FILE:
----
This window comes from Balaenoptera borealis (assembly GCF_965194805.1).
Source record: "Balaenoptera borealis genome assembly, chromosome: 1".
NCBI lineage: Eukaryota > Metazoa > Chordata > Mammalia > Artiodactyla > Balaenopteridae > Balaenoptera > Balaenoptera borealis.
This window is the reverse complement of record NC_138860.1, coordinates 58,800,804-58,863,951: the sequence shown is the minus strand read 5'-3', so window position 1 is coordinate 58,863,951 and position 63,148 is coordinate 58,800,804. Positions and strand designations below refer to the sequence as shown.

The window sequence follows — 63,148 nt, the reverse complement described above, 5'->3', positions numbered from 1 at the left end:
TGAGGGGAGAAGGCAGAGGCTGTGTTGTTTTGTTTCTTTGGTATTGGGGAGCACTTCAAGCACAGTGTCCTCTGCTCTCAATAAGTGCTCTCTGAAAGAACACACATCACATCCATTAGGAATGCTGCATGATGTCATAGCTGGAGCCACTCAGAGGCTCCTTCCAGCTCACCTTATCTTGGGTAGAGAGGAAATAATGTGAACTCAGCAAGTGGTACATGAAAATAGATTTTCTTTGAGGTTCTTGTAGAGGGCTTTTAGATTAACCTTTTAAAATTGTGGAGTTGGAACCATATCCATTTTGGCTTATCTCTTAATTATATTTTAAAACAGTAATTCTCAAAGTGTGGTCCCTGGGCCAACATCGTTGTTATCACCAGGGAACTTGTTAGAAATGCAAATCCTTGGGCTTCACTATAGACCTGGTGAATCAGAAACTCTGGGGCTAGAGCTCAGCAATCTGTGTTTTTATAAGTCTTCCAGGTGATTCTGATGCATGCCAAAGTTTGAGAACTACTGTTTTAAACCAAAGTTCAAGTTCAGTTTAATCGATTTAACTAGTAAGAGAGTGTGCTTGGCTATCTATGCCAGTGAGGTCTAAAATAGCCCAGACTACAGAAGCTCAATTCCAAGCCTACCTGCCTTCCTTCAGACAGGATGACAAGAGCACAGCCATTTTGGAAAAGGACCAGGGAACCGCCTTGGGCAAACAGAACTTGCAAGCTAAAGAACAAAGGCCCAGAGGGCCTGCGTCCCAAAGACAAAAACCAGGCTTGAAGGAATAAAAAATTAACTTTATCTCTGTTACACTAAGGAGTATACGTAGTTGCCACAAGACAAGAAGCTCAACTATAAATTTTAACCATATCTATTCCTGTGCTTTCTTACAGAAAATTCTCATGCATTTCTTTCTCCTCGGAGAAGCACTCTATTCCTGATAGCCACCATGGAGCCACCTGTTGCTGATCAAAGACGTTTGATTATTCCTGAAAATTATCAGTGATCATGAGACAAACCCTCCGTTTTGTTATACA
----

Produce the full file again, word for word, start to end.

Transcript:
This window comes from Balaenoptera borealis (assembly GCF_965194805.1).
Source record: "Balaenoptera borealis genome assembly, chromosome: 1".
NCBI lineage: Eukaryota > Metazoa > Chordata > Mammalia > Artiodactyla > Balaenopteridae > Balaenoptera > Balaenoptera borealis.
This window is the reverse complement of record NC_138860.1, coordinates 58,800,804-58,863,951: the sequence shown is the minus strand read 5'-3', so window position 1 is coordinate 58,863,951 and position 63,148 is coordinate 58,800,804. Positions and strand designations below refer to the sequence as shown.

The window sequence follows — 63,148 nt, the reverse complement described above, 5'->3', positions numbered from 1 at the left end:
TGAGGGGAGAAGGCAGAGGCTGTGTTGTTTTGTTTCTTTGGTATTGGGGAGCACTTCAAGCACAGTGTCCTCTGCTCTCAATAAGTGCTCTCTGAAAGAACACACATCACATCCATTAGGAATGCTGCATGATGTCATAGCTGGAGCCACTCAGAGGCTCCTTCCAGCTCACCTTATCTTGGGTAGAGAGGAAATAATGTGAACTCAGCAAGTGGTACATGAAAATAGATTTTCTTTGAGGTTCTTGTAGAGGGCTTTTAGATTAACCTTTTAAAATTGTGGAGTTGGAACCATATCCATTTTGGCTTATCTCTTAATTATATTTTAAAACAGTAATTCTCAAAGTGTGGTCCCTGGGCCAACATCGTTGTTATCACCAGGGAACTTGTTAGAAATGCAAATCCTTGGGCTTCACTATAGACCTGGTGAATCAGAAACTCTGGGGCTAGAGCTCAGCAATCTGTGTTTTTATAAGTCTTCCAGGTGATTCTGATGCATGCCAAAGTTTGAGAACTACTGTTTTAAACCAAAGTTCAAGTTCAGTTTAATCGATTTAACTAGTAAGAGAGTGTGCTTGGCTATCTATGCCAGTGAGGTCTAAAATAGCCCAGACTACAGAAGCTCAATTCCAAGCCTACCTGCCTTCCTTCAGACAGGATGACAAGAGCACAGCCATTTTGGAAAAGGACCAGGGAACCGCCTTGGGCAAACAGAACTTGCAAGCTAAAGAACAAAGGCCCAGAGGGCCTGCGTCCCAAAGACAAAAACCAGGCTTGAAGGAATAAAAAATTAACTTTATCTCTGTTACACTAAGGAGTATACGTAGTTGCCACAAGACAAGAAGCTCAACTATAAATTTTAACCATATCTATTCCTGTGCTTTCTTACAGAAAATTCTCATGCATTTCTTTCTCCTCGGAGAAGCACTCTATTCCTGATAGCCACCATGGAGCCACCTGTTGCTGATCAAAGACGTTTGATTATTCCTGAAAATTATCAGTGATCATGAGACAAACCCTCCGTTTTGTTATACA